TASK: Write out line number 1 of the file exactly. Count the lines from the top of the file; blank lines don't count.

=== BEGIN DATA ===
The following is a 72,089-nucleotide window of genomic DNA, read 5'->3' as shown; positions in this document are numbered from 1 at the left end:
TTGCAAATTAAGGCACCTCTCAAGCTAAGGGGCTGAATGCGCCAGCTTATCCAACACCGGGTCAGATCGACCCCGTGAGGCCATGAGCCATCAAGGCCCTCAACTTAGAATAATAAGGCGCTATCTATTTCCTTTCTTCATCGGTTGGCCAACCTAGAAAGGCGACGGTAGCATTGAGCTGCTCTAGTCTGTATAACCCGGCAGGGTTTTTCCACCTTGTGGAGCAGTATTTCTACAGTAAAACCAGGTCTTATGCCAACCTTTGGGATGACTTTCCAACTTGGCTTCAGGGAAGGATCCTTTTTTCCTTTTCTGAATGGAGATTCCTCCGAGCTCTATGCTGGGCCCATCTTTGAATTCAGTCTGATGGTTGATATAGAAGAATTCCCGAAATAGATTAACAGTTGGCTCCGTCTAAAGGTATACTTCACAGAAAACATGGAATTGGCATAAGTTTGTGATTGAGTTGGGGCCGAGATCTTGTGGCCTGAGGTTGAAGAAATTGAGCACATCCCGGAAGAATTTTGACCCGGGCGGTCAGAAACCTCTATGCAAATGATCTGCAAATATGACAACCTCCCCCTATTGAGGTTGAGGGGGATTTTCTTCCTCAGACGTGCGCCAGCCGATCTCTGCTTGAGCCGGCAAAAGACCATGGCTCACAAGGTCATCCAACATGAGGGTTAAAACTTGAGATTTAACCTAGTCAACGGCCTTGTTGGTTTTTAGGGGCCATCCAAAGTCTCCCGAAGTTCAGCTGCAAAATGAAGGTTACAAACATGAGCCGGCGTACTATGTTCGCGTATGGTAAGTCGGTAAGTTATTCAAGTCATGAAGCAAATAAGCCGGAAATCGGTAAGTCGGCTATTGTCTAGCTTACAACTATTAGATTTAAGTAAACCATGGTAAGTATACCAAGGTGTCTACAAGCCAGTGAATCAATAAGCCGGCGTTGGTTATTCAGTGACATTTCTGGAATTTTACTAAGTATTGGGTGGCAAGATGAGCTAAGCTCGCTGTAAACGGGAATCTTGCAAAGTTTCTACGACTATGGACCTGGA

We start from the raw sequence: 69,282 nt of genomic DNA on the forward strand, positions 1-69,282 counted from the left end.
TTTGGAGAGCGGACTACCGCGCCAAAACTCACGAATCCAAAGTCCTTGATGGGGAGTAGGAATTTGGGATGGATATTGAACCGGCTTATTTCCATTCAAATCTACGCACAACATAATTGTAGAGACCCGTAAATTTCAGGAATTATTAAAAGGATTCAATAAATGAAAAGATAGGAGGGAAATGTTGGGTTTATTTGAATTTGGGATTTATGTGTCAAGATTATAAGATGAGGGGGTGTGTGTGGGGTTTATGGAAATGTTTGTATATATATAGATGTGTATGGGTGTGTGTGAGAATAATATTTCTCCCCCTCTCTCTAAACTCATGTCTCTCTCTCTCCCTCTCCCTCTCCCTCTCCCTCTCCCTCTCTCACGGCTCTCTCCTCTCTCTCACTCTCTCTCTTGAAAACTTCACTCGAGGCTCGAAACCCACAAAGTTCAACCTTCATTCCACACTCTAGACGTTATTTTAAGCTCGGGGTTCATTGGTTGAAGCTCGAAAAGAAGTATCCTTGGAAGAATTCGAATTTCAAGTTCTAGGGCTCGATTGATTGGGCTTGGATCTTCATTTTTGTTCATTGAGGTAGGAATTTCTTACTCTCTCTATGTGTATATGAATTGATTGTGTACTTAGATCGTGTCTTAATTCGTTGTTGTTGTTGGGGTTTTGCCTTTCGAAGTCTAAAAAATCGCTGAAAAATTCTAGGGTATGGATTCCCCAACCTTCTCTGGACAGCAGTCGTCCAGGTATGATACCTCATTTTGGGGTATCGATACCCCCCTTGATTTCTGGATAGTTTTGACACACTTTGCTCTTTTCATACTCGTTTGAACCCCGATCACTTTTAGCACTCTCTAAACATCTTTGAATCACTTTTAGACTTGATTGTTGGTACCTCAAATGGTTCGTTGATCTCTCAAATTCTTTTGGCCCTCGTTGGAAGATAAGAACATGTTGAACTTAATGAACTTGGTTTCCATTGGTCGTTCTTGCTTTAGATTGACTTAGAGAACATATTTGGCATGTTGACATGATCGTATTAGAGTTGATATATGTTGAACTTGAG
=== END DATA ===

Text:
The following is a 72,089-nucleotide window of genomic DNA, read 5'->3' as shown; positions in this document are numbered from 1 at the left end: